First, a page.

I am writing a modification to Invision Power Board that makes replying to post via Ajax.
The "Submit" button is being overrun by Prototype's observe function. When the custom function is executed, I run Event.stop(e) to prevent the actual form from being submitted and reload the page.
I have developed and tested on Safari but users began to report bugs in IE, after investigation I discovered that the line
Is making IE execute all the code after it, and then execute its own onclick() function as if Event.stop(e) was not there. Commenting this line fixes the problem, the page is not reloaded, but this line is vital to the code.
So why do I need to set the anchor? To support the back button function after a user makes an ajax reply, pressing Back should hide the new content, and pressing Forward should make it visible. (e.g. every time the anchor is changed) This all works nicely. But not in IE.
This only happens the first time the page is visited ever, or clearing cache and visiting it again. Reloading the page fixes the problem but this is not normal behavior and users shouldn't have to reload to use the Ajax fast reply...
I don't like the way that a link to page top leaves the location bar with something like '#top' appended to it.
So, I'm hooking a listener to the link click event, doing a window.scroll and stopping default action. This is fine as long as the location doesn't already have a hash portion. When it does, I'd like to clean that up without causing a page reload or any server requests.
Is this possible? The closest I got with MSIE is to remove the tail end, but I can't get rid of the actual '#'.
I need to change the way a form on my page works. As currently when you enter in the form information and hit send, you get sent to another page that loads up for testing purposes a basic 'message sent' message. I want the HTML page to load within the ID#Contact which is stylized with a width and a height. I've been directed to the following procedure but I don't know how to make it come together.
jQuery.post() jQuery API .load() jQuery API .ready() jQuery API
I'm going to make an attempt at coding a nice tree menu that is decent with browser support.
I want the tree to be displayed on all browsers (well, within a decent range). Of course, on older browsers, the menu won't be as functional.
Like, what if a browser that doesn't support objects period tries to run some object detection code? Also, which browsers support user defined objects?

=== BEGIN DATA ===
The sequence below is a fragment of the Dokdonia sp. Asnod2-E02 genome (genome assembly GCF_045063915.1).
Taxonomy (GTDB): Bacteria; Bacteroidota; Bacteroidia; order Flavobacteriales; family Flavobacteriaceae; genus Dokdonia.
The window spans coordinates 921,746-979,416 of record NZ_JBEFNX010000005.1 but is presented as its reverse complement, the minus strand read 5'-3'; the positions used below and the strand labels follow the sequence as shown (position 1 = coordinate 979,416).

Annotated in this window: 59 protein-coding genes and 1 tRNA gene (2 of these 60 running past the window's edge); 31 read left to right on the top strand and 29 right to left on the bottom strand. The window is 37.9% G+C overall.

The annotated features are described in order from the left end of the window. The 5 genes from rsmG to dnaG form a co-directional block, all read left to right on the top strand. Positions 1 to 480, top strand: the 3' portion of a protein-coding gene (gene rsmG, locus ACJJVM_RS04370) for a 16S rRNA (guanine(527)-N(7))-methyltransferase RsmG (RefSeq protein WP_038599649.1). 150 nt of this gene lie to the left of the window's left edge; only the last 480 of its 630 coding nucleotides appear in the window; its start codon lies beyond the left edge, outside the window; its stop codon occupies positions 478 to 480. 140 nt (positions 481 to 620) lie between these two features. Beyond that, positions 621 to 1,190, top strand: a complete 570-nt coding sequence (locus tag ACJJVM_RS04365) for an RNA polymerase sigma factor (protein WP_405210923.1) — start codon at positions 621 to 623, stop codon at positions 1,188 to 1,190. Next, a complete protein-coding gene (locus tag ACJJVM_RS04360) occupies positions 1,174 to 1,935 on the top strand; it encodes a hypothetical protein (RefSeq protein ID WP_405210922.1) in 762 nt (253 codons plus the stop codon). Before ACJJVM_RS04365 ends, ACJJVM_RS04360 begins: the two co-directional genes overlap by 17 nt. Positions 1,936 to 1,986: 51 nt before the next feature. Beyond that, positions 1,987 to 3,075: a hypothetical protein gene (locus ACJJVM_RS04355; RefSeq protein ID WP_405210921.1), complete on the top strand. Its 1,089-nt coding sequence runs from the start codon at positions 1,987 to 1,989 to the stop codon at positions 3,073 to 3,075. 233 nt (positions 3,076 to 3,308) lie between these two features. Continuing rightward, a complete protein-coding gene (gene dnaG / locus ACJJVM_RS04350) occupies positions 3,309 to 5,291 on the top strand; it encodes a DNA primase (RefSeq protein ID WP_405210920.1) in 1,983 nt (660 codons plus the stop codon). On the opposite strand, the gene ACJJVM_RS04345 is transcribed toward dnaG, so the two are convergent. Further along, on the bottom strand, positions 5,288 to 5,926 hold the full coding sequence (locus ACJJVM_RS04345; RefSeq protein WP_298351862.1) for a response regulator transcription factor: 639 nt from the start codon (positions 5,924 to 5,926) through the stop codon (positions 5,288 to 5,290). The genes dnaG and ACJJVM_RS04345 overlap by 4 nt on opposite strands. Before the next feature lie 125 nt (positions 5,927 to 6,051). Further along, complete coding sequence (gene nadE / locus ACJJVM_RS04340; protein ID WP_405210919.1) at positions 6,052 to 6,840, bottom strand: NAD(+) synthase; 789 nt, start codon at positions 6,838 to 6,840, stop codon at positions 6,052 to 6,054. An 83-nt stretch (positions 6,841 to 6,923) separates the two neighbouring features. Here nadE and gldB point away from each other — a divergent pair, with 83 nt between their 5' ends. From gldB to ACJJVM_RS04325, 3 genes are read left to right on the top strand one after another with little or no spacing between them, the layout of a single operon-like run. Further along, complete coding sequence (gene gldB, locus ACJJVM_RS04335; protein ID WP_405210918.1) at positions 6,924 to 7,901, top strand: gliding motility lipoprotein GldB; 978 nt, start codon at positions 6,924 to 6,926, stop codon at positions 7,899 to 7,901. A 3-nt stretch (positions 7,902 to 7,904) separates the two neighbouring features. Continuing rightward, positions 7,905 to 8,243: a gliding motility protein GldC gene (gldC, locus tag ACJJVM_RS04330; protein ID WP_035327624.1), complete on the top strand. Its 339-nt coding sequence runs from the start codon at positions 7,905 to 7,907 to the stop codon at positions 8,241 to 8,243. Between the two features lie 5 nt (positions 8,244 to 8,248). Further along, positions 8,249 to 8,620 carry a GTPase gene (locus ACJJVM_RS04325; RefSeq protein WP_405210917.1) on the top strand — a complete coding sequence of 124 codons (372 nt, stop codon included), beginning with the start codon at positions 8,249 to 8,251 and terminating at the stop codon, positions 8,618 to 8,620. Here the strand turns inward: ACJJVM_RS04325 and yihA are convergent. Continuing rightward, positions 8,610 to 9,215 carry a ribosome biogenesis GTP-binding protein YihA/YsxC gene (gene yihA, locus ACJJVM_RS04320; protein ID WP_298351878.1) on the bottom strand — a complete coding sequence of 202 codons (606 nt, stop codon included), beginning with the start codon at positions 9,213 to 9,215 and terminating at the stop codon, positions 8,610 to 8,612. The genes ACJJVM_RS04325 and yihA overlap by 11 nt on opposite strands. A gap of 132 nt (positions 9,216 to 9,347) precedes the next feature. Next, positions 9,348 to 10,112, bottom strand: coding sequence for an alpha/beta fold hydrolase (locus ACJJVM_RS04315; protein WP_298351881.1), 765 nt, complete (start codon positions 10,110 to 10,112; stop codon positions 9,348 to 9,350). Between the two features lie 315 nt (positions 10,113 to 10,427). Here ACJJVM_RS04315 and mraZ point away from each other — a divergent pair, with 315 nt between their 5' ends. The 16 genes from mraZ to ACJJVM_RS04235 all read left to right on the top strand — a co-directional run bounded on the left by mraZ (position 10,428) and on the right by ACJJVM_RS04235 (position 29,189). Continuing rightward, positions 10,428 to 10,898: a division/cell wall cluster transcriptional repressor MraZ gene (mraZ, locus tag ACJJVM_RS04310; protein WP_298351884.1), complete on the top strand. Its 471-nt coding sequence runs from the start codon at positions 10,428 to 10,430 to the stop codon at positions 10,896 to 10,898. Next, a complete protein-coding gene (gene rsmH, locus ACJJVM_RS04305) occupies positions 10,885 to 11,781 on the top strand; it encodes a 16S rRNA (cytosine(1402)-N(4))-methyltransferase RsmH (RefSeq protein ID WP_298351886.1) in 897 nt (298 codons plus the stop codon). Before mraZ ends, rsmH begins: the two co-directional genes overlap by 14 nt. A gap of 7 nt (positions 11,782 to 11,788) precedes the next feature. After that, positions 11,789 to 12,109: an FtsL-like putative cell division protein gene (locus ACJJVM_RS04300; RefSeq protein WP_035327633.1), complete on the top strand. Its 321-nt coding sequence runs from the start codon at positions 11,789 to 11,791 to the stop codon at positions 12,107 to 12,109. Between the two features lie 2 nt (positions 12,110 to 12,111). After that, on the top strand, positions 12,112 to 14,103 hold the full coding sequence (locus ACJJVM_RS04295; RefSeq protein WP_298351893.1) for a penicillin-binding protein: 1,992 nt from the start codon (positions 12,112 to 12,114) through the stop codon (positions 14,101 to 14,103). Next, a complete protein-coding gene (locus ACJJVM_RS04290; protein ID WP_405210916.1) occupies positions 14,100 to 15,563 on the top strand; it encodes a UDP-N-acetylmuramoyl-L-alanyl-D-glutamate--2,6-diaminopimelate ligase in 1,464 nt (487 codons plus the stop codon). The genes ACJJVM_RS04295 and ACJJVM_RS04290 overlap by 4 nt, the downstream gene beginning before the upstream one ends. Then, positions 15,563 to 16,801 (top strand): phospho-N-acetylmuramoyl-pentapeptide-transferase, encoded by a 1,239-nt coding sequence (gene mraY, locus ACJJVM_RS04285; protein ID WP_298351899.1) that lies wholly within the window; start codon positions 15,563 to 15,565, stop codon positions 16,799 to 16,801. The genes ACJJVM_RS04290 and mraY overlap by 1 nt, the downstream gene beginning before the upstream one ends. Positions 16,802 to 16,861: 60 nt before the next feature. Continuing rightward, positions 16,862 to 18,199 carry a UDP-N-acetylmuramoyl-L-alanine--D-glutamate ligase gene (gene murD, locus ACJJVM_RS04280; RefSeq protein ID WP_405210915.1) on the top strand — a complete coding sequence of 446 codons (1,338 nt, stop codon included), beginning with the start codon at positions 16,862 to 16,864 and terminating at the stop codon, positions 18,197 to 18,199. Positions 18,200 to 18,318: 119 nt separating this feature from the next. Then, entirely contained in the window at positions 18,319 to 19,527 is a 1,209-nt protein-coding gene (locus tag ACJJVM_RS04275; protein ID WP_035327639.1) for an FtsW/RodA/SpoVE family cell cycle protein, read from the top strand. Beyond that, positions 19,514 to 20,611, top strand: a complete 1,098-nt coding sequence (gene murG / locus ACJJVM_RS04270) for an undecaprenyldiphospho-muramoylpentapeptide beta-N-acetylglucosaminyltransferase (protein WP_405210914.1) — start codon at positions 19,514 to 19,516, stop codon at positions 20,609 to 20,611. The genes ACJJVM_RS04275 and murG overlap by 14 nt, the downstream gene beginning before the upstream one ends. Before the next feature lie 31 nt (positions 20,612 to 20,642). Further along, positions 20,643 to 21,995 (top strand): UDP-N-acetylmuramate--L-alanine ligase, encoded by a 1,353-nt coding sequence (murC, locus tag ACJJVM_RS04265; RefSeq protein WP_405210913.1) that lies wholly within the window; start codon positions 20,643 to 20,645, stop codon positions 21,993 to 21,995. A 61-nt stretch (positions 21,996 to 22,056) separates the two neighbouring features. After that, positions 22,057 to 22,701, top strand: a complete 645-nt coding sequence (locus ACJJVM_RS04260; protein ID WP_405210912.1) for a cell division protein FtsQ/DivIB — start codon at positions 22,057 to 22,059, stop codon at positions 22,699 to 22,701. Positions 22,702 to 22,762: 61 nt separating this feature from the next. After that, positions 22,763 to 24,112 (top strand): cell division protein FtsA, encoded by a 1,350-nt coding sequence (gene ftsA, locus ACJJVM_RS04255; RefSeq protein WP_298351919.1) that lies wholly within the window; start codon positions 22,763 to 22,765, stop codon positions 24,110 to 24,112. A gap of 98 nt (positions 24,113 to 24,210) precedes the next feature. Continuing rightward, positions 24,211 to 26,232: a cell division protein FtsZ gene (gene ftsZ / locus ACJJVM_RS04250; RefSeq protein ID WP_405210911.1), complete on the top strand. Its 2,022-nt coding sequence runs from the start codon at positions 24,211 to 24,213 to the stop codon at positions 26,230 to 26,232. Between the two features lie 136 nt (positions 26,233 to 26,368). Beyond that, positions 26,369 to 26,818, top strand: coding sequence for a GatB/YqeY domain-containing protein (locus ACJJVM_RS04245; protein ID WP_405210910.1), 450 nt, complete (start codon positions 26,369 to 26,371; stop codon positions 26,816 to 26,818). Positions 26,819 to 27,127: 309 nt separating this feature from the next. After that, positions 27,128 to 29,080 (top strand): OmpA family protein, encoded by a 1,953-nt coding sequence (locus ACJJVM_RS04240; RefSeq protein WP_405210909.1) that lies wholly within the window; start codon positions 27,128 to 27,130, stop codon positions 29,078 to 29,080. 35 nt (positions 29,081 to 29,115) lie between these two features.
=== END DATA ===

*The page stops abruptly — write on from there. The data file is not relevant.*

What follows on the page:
I have a site with dynamic pages, where content is fetched via a hidden iframe client/server. I'd like to be able to allow people to bookmark the 'state' of the page, by generating a URL depending on current content. That URL would ideally be visible on the location field of the browser, and bookmarkable.
I was wondering if it's possible to write a script that would check a MySQL database table every 5 seconds for the word "closed." If it finds the word in the table, then it would redirect somehow to another page. how to do it without using a meta refresh?
Danged if I can find the thread, but I swear I saw a $.url() reference in here a day or two ago. It was beingutilized for parsing out the window.location or window.location.search parameters. I made a mental note because that was something I would be needing to do.
Now I can't find it, either because the search isn't finding it or I was dreaming about this function existing.
I rummaged about the API docs and didn't find it there either. Is it something provided by one of the plugins and not a function native to jQuery?
From what I have researched.. the server doesn't pick up the #hash value (this is obvious since when you click on a link that's linking to a spot in the page, it's the browser doing the work). That's okay, the thing I want anyway is for it to pick up on the very first request via well.. something. The first request is when the server does do something and may have a chance to do something with a hash value.
So questions: 1. Can I manipulate the server into 'reading' this #hash value on the initial request and then put it through say.. php or mod_rewrite?
2. What about css.. this is another client end thing that could work, but I am completely lost when it comes to css and recognising hash values. Even if it just works for Firefox/MSIE/Opera.. well.. that's something as it's non-intrusive and ups the people that can access my site properly.